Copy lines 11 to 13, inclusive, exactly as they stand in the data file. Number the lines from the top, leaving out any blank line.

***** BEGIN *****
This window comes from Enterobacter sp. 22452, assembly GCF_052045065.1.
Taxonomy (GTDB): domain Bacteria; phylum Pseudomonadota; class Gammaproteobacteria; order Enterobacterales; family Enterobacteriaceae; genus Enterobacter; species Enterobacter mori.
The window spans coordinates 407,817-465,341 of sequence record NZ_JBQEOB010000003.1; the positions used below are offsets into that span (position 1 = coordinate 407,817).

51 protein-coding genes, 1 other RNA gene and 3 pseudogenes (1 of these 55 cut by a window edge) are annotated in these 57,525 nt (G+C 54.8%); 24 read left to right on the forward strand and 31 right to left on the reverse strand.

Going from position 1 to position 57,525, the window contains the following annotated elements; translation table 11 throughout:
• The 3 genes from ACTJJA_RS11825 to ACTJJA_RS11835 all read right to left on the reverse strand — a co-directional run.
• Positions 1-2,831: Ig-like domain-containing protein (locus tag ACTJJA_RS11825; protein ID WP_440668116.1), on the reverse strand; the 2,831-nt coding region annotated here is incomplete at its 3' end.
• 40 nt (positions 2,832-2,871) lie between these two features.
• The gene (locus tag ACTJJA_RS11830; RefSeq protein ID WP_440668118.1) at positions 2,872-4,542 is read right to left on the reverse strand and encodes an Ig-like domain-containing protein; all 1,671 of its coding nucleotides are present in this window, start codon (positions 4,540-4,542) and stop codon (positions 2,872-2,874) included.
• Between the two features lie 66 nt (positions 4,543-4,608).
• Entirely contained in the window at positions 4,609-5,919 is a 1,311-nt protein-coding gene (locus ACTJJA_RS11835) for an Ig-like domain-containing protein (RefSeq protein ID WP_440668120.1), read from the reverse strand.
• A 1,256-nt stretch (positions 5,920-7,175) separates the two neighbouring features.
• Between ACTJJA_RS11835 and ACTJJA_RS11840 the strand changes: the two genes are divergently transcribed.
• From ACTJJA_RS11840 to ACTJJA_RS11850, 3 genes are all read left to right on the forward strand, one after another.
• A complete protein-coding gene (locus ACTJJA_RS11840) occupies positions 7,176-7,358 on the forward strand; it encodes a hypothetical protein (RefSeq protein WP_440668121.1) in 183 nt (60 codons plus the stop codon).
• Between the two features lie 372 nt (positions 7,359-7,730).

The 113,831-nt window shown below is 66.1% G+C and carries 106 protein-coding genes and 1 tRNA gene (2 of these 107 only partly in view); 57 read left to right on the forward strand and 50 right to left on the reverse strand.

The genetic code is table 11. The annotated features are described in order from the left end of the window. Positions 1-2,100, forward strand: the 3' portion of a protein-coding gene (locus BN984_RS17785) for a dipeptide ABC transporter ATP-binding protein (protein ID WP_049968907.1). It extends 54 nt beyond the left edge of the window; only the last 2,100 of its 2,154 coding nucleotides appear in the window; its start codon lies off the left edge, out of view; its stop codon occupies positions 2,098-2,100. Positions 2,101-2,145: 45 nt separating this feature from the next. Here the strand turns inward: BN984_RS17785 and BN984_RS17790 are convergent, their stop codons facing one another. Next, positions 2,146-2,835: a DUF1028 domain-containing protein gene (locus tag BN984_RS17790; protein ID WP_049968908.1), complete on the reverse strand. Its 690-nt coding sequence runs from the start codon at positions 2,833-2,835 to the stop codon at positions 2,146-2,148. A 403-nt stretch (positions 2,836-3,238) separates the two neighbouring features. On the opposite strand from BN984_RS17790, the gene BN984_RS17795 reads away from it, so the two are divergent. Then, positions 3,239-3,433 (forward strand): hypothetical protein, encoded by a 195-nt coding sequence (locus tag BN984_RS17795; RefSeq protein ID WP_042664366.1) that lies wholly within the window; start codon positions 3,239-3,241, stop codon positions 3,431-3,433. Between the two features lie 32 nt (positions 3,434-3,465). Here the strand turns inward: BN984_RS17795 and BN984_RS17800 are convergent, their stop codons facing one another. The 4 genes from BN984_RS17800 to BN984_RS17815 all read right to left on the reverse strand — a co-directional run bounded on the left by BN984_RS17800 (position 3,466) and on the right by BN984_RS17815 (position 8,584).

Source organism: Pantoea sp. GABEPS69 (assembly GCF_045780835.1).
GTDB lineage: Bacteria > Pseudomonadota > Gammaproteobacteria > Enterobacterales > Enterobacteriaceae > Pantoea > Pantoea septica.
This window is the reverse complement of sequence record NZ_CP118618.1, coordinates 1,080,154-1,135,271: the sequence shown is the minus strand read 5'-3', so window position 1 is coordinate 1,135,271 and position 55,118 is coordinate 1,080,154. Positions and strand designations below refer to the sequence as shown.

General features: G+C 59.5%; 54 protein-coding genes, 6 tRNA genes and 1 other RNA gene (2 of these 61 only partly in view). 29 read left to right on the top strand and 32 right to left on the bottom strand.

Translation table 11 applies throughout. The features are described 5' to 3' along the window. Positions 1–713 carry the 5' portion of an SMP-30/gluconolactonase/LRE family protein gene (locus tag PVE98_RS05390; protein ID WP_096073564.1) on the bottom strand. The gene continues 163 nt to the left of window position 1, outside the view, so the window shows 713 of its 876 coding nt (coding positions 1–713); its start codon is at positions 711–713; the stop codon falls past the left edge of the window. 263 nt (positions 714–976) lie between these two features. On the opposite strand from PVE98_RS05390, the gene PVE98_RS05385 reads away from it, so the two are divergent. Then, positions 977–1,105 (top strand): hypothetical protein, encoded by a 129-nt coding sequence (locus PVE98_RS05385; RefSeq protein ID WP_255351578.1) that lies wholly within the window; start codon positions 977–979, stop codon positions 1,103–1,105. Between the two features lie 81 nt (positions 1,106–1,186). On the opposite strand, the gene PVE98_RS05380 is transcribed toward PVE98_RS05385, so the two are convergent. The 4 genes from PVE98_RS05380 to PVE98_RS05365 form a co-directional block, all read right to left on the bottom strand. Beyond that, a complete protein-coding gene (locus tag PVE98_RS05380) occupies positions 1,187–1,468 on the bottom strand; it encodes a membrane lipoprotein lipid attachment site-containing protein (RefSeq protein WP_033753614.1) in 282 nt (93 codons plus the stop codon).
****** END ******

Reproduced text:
• Entirely contained in the window at positions 4,609-5,919 is a 1,311-nt protein-coding gene (locus ACTJJA_RS11835) for an Ig-like domain-containing protein (RefSeq protein ID WP_440668120.1), read from the reverse strand.
• A 1,256-nt stretch (positions 5,920-7,175) separates the two neighbouring features.
• Between ACTJJA_RS11835 and ACTJJA_RS11840 the strand changes: the two genes are divergently transcribed.